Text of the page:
What Christmas films do you watch every year without fail? Everybody has their list and EVERYBODY does a top-10 list, so instead of doing that, I thought I’d focus on four films over the next couple weeks leading up to Christmas, showing why they should be considered for the Best Christmas Movie Ever award. Tell me if you agree or disagree or what movies you think should get that title. So, without further ado, here’s the first one, one of my personal favorites: The Muppet Christmas Carol. Why should it be considered the best holiday film?
Have you ever watched any of the Muppet movies? I mean really watched them? If you have, then you’ve at one point wondered aloud, “How the heck do they do that?” How do they get the Muppets to interact with their world? Think of the limitations: people are underneath them, making the mouths and hands move. That requires multiple hands per puppet sometimes, not to mention a stage where real actors can stand on and puppet actors can stand beneath. With all these limitations, how do the Muppets do all the things they do?
For example, near the end of the movie, there’s a giant spider Muppet. He takes a blanket from someone and passes it along his hands, one to the next all the way back. How the heck do people with strings make that happen? He literally grabs it in each hand, no other hands on camera. Is it an optical illusion? Is the hand hidden? Is there more going on inside the giant spider? It’s truly amazing how genius these puppeteers are, how they make them come to life so well.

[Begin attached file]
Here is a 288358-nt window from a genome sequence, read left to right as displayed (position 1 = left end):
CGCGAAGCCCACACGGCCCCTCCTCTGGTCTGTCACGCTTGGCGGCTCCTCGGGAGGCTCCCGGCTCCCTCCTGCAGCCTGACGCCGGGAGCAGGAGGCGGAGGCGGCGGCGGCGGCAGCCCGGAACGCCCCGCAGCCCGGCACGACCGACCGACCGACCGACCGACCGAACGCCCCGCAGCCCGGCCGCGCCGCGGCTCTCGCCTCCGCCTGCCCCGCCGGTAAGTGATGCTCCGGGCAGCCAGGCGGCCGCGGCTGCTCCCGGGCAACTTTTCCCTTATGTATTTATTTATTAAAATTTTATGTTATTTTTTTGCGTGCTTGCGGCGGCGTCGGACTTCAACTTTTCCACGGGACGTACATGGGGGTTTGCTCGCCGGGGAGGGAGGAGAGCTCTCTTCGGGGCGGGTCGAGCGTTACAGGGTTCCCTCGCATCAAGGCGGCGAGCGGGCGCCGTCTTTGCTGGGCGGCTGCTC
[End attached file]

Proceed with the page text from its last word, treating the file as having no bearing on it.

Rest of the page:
But technical aspects aside, it’s still amazing how alive the Muppets can seem thanks to their actors. The men and women who move the puppets and give them voices can’t just phone it in. They have to seriously commit to their parts to make a fuzzy toy seem anything other than silly. Have you ever seen the bloopers for this movie? The Muppets stay in character! The actors are so invested, they can even ad lib as the Muppets when things go wrong!
CG is impressive, but it leaves no mystery. There’s something incredible about watching someone create a world without a computer, working within serious limitations and creating gold from straw. Jim Henson didn’t just create fancier puppets, he created real characters. The genius puppetry, voice acting, and stage design turn what could be a bunch of silly toys into a memorable cast capable of holding their own against human actors.
THE MUPPETS ARE CHARACTERS, NOT JUST THEMSELVES
The Muppets all have their own identifiable personas, that’s why you go to the theater in the first place, to see those characters. So the filmmakers actually took a risk and making these characters into actors, playing totally different characters.
For example, Gonzo isn’t some wild and wacky goofball. He’s a mostly-serious narrator. True, he has his funny moments, but he’s not trying to be Gonzo; he’s trying to be the narrator. Even more impressive is the volatile and camera-hogging Miss Piggy, who takes on the quiet housewife role of Emily Cratchit. Only once does she act like Miss Piggy: when she’s about to knock Scrooge right off the pavement, but that’s only for a second. For the most part, she’s not Miss Piggy; she’s Emily Cratchit.
True, some Muppets are just themselves, like Statler and Waldorf, but even these have been painted with shades of Dickens. This wasn’t just he Muppets with different outfits on. This wast he Muppets treated like actors instead of characters. That gives a lot of dignity to Jim Henson’s creations and it shows that the filmmakers actually wanted to put some effort into this movie instead of just cashing in on famous names.
IT ISN’T AFRAID TO STOP LAUGHING
The Muppets are by default humorous, and surprisingly good at it. They don’t pander to little ones, but the jokes don’t generally go over their heads, either, so everybody gets a chuckle. Some of the jokes are just plain odd, but lovely, such as when Rizzo asks Gonzo if 2am is too early for breakfast. When Gonzo says yes, Rizzo says, “Oh, good, suppertime.”